24. The staffs welcome the coverage in the I-PRSP on the ready-made garments (RMG) sector, but the issues related to this sector may deserve even greater attention. The final phase of Multi-Fiber Agreement (MFA) quota removal at the beginning of 2005 is expected to lead to large shifts in competitiveness among exporting countries, and Bangladesh could face a serious shock to its balance of payments. Against this background, top priority will need to be given to improving the competitiveness of the RMG industry and to promoting export diversification. Strengthening the RMG sector’s competitiveness and diversifying exports involve a much wider range of policy measures, including not only those emphasized above, related to infrastructure, the financial sector, labor relations, and domestic competition, but also human capital development.

C. Sector Policies

25. The thrust of the sector policies underpinning the 1-PRSP is adequate. The I-PRSP describes social policy at a general level without clearly indicating the focus of poverty reduction efforts, or taking into account resource and capacity constraints that will undoubtedly arise in formulating, financing, and implementing it. In the process leading up to the full PRSP a clearer sense of prioritization will be needed.

26. In rural development, the I-PRSP rightly focuses on a sustainable agricultural growth-based approach, and places agriculture within the wider rural development framework. Nevertheless, there is too little emphasis on implementation priorities and greater attention needs to be paid to the institutional framework required for supporting a more holistic approach and clarifying the public-private roles. In particular, a clear linkage between agricultural/rural sector policies and poverty reduction outcomes would be welcome. This is absolutely essential for prioritization and resource allocation. The growth of the RNFE sector has made an important contribution to the reduction of rural poverty. Therefore, the focus on RNFE is fitting, particularly in highlighting its multisectoral nature. However, no apparent institutional home or coordination mechanism exists to ensure implementation of such a strategy.

27. An overall strategy and framework for water resource management is crucial for rural development. Therefore, there is a need to formulate, in the full PRSP, a rural development strategy under the purview of the National Water Management Plan covering both planning and implementation aspects. Notably absent from the I-PRSP are strategic issues like land reforms, equity, and poverty-focused interventions through sustainable operation and maintenance.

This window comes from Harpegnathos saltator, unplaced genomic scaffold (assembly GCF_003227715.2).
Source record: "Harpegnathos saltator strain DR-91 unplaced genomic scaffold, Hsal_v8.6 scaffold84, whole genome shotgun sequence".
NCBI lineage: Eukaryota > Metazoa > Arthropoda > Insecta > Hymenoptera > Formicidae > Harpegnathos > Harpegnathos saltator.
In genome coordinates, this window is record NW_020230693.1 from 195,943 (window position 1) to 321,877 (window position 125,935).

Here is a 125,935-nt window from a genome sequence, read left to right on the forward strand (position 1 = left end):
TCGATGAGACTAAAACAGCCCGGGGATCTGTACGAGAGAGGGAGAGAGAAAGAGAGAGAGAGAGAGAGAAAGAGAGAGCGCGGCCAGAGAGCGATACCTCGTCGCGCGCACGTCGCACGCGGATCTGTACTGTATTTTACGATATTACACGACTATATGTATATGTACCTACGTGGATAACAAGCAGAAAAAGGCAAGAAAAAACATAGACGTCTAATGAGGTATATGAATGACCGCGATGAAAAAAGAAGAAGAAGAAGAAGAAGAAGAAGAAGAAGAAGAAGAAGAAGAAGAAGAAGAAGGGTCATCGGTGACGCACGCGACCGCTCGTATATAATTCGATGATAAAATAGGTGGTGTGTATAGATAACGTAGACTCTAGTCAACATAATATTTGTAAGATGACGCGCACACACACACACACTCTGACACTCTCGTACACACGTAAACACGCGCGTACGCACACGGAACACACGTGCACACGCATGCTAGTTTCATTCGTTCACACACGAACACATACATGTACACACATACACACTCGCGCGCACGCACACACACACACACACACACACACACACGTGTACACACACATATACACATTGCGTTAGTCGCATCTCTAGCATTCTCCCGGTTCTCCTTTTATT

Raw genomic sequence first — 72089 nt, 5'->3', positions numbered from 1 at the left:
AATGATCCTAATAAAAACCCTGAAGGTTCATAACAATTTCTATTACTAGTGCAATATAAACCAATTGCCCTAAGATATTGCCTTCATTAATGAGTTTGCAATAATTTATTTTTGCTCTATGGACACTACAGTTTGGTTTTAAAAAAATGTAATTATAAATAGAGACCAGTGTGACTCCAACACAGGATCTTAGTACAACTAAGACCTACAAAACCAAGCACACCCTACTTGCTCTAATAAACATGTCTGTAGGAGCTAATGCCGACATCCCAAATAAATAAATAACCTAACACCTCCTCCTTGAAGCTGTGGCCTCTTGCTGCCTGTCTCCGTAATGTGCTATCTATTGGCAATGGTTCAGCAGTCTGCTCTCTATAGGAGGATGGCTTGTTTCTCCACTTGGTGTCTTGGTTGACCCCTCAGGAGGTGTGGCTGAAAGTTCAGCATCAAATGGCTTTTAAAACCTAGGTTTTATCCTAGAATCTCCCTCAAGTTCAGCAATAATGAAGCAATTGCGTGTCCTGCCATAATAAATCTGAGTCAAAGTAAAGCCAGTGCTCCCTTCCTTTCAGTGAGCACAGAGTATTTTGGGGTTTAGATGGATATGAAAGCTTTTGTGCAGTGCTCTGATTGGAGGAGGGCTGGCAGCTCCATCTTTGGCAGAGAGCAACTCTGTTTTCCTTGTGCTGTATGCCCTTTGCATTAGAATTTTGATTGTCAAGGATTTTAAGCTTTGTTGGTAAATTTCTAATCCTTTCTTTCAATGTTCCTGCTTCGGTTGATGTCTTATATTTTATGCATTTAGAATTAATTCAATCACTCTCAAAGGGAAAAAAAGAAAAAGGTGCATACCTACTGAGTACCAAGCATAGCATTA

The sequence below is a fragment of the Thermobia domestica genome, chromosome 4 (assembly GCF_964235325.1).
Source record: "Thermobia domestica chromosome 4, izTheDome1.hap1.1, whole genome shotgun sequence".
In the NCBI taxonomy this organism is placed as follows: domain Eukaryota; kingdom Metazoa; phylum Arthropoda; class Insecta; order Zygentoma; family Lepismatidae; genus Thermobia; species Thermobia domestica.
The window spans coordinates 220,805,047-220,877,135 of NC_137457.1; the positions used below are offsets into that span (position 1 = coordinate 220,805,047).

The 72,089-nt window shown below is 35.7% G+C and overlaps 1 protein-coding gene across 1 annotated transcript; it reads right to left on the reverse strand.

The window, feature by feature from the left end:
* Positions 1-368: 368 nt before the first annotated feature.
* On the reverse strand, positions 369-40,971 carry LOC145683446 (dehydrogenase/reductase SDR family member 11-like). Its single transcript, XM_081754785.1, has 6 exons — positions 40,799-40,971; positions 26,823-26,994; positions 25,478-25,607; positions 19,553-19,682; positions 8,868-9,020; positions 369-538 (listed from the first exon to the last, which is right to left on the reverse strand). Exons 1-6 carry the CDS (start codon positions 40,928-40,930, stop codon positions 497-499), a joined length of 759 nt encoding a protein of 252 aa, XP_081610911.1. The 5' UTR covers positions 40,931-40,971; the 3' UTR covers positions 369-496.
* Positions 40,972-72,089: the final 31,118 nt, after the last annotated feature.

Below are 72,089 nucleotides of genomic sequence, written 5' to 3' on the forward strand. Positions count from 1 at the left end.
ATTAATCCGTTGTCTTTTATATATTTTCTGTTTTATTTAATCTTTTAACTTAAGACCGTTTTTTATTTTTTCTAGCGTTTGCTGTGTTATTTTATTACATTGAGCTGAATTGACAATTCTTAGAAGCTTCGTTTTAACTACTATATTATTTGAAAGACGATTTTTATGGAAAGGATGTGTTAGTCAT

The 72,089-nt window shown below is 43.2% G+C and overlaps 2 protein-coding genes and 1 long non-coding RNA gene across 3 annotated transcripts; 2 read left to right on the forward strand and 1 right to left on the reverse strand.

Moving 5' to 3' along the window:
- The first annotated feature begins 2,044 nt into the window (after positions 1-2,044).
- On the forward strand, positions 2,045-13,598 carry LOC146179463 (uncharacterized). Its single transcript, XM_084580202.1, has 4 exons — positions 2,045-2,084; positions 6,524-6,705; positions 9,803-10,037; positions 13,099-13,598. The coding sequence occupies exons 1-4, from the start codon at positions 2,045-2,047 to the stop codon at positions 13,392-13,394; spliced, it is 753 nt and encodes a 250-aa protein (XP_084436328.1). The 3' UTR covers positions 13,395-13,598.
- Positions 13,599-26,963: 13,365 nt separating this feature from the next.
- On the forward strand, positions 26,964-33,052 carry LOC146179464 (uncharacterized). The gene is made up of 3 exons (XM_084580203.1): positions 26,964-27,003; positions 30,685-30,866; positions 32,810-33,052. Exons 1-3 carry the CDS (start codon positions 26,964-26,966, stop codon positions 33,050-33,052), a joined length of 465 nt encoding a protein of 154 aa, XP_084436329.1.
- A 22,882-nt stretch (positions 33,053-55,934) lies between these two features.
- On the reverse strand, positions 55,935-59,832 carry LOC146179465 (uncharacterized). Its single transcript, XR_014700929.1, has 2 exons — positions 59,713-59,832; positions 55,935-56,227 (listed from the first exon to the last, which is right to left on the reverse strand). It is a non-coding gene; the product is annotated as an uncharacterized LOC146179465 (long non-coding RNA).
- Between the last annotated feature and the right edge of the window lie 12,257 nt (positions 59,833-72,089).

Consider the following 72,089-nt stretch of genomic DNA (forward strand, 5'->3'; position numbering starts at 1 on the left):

28. In human development, the I-PRSP builds on the progress already achieved in Bangladesh. The expansion of coverage and access to education, encouraging record of improvements in health outcomes, and family planning were made possible because of the shift in public policy and spending away from controls to the improvement of quality and access to education and health services. This strategy has been reiterated in the I-PRSP.

29. The strategy for improving education sector outcomes is well considered, but there is scope for better articulation of the crucial components of this strategy in the full PRSP. The I-PRSP addresses appropriate issues pertinent to education, especially primary education, in view of its importance for sustainable poverty reduction. The emphasis is well placed on improving the quality of education through tackling governance problems in the sector, ensuring complete enrollment at the primary level, and enhancing the scope for technical and vocational training, as core elements of the poverty reduction strategy. Nonetheless, in the full PRSP, a clearer articulation of indicators and how they will be monitored and evaluated is needed. More specifically, the indicators should be extended beyond inputs to emphasize outcomes—e.g., completion rates and indicators of system quality. In terms of education strategy, a more effective partnership among government, private sector, and NGOs in delivery of education would be a useful dimension to consider in the full PRSP.